Through subtitles, the grandmother recounts stories of police killing sled dogs and Inuit forced to leave their traditional camps for modern schools.

A grim statistic is displayed on the high suicide rate among Inuit, which according to Statistics Canada is nine times higher than it is for non-Indigenous Canadians, according to a report released in 2019.

READ HERE: Suicide among First Nations people, Metis and Inuit

“Adulthood” follows the progress of artist Stephen Gladue as he works on an enormous mural in downtown Winnipeg.

The mural depicts Brian Sinclair, a 45 year-old Indigenous man who went to the emergency room with a treatable condition in 2008 but who died after 34 hours of staff neglecting to give him proper care.

Although an inquest was conducted into his death, Sinclair’s family was frustrated by its conclusions because they said it ignored the role of racism in the health care systems, CBC reported.

RELATED REPORTING: Family of Brian Sinclair, who died during 34-hour ER wait, says racism still an issue

“Elderhood” focuses on the late Stella Blackbird and her Medicine Eagle Camp at the Keeseekoowenin Ojibway First Nation in Manitoba.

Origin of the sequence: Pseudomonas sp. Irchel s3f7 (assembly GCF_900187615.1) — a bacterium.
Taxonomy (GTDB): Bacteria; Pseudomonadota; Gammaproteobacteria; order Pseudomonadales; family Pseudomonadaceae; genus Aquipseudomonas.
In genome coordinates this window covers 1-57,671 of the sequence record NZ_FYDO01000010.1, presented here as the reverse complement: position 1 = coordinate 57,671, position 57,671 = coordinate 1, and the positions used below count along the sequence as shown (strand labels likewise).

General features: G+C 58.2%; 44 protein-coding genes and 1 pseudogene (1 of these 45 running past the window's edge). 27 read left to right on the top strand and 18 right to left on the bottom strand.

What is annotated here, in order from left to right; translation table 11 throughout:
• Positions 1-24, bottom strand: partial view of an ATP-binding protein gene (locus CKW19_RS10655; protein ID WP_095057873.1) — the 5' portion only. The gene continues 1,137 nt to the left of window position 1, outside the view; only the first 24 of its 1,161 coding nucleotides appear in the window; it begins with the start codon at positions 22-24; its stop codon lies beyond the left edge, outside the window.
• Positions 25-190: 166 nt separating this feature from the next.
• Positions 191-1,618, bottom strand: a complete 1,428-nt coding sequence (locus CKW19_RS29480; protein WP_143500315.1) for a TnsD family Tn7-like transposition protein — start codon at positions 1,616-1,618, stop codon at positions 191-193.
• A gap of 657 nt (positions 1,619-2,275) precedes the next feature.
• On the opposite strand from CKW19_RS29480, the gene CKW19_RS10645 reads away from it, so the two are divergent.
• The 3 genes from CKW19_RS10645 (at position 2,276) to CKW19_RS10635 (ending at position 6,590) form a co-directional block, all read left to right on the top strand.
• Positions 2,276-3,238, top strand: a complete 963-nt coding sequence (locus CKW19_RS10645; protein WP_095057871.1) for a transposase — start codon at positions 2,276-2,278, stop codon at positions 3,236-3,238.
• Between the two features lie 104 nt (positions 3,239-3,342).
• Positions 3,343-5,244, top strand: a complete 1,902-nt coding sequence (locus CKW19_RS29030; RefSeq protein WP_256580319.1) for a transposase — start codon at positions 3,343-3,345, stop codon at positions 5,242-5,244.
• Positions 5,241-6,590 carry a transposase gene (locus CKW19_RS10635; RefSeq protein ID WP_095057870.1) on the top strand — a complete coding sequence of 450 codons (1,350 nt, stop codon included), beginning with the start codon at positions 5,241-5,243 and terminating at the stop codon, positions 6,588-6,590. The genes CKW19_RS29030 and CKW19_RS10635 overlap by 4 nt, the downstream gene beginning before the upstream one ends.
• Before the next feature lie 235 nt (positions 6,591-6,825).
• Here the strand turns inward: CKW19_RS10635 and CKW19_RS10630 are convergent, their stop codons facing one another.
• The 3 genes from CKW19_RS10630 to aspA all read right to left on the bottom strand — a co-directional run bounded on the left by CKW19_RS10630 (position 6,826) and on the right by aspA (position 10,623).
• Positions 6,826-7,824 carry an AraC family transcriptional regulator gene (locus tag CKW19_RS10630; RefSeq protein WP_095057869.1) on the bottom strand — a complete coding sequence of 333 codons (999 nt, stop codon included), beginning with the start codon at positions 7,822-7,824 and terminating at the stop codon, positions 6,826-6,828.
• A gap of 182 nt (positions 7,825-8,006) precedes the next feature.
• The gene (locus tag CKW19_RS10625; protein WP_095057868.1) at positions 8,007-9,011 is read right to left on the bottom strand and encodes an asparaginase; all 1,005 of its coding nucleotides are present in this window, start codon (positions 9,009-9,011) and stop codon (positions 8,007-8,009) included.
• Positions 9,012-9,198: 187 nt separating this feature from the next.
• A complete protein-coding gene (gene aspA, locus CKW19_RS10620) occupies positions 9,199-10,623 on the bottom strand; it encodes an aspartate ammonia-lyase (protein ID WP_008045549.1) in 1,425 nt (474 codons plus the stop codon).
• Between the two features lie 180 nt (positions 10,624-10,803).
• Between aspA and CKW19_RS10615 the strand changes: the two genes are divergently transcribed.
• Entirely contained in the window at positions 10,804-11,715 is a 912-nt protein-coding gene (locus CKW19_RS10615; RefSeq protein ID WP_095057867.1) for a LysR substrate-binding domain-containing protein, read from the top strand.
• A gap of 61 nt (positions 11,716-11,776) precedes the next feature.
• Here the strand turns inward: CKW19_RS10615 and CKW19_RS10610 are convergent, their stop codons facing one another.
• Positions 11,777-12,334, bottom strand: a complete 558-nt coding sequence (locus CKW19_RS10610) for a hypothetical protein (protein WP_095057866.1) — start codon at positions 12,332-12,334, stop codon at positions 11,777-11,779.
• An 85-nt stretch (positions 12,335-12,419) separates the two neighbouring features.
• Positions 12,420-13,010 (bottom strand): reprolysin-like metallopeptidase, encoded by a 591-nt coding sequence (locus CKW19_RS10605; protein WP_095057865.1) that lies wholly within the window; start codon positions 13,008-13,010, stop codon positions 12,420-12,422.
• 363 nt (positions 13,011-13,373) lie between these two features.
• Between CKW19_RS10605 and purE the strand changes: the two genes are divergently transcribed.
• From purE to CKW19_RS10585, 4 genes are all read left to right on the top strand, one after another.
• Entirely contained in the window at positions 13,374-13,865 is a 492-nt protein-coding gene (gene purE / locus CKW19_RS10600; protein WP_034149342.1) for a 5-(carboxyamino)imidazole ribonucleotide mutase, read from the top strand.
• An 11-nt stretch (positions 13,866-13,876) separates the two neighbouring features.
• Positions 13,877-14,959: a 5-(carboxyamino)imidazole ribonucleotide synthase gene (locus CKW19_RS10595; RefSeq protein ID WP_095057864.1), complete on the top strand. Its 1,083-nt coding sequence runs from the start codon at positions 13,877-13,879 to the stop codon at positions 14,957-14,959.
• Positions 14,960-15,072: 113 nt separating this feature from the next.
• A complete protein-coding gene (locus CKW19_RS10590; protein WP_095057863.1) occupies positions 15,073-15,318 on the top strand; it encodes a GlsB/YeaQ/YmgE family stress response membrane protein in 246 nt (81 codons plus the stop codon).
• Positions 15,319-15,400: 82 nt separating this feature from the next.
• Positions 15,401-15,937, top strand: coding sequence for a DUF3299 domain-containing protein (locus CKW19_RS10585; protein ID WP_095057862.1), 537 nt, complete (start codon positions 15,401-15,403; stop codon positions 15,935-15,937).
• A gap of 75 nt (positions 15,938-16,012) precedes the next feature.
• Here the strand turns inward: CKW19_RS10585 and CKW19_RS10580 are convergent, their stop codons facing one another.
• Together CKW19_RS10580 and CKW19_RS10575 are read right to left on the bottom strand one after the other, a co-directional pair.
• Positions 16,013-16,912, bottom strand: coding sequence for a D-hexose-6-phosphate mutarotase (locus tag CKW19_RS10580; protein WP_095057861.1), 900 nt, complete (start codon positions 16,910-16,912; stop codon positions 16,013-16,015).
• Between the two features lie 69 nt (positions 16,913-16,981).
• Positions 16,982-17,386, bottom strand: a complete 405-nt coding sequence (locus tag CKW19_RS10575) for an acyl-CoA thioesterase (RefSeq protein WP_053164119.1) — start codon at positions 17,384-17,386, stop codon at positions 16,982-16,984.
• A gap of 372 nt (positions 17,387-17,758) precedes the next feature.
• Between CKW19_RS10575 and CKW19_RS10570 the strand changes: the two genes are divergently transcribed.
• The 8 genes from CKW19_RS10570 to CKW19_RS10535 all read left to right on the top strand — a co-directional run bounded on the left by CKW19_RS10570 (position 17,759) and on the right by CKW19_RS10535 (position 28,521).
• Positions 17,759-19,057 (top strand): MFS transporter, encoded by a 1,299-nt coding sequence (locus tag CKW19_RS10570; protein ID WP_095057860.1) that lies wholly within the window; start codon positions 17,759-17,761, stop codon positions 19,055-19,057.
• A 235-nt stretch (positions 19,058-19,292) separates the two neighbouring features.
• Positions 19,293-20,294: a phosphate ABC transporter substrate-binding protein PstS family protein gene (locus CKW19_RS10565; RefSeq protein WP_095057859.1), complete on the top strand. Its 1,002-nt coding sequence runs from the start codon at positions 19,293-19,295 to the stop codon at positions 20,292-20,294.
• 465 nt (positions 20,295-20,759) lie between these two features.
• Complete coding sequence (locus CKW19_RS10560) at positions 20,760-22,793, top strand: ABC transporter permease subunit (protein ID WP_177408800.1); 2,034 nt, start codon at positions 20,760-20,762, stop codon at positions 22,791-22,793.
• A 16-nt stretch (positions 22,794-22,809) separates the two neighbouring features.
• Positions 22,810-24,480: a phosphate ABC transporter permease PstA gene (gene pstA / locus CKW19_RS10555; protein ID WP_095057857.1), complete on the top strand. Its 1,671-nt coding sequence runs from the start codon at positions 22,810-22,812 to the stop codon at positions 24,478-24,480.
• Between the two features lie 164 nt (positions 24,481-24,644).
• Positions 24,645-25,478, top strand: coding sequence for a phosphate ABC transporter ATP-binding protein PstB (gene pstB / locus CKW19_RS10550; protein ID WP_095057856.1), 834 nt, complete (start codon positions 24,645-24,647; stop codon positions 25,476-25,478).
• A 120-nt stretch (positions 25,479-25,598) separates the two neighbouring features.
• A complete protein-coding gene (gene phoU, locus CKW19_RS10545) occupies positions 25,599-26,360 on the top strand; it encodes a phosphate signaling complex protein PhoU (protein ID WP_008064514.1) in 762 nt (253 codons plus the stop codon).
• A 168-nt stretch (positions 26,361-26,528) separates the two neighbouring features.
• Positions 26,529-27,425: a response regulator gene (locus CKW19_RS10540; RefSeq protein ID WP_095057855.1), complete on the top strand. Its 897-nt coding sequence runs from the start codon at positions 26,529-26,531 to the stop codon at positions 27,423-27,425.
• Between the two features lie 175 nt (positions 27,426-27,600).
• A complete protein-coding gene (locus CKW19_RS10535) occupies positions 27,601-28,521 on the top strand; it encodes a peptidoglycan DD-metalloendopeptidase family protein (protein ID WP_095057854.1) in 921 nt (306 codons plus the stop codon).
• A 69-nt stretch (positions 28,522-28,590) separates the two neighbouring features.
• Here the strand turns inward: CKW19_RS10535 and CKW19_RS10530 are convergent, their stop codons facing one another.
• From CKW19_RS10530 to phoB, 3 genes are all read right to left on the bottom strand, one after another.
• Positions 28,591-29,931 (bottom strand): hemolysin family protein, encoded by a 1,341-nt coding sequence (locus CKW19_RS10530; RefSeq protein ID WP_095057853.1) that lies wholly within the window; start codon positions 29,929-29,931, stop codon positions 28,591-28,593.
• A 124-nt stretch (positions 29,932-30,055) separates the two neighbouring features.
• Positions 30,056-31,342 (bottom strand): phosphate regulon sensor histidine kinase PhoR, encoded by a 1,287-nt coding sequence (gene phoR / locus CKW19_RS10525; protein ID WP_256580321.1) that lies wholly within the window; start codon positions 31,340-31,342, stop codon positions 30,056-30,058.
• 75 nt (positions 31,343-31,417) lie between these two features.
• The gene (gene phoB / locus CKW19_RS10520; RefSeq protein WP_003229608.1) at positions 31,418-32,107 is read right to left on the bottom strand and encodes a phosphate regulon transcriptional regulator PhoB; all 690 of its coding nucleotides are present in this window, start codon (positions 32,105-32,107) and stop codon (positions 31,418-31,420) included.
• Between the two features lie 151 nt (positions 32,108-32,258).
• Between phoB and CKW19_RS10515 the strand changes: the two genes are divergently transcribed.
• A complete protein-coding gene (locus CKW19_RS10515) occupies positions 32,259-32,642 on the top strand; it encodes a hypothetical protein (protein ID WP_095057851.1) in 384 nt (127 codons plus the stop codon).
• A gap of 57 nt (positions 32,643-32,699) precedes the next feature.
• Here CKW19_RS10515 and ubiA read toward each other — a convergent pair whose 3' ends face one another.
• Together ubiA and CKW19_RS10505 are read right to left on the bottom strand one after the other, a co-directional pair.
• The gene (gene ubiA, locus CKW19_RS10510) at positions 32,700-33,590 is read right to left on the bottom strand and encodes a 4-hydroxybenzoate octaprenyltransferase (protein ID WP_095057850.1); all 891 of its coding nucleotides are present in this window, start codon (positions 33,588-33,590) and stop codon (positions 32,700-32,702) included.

Blackbird uses the gathering of traditional herbs and plants as a pathway to healing from the trauma she experienced as a child at residential school.

Other campers describe the connections made with nature and with Blackbird as they join her in gathering and learning about the medicinal benefits of the herbs. Blackbird died on June 27, 2020. She was 82.

Dr. Affleck admits that members of the medical community rarely venture into filmmaking.

But the film was something Affleck had wanted to do for many years as a way to spur positive change in the health care system, which he said is “quite dysfunctional.”

In the first 10 years of his 30 year career he worked with Inuit communities in northern Quebec and Anishnaabe people in northwestern Ontario. He has lived in Yellowknife for 20 years.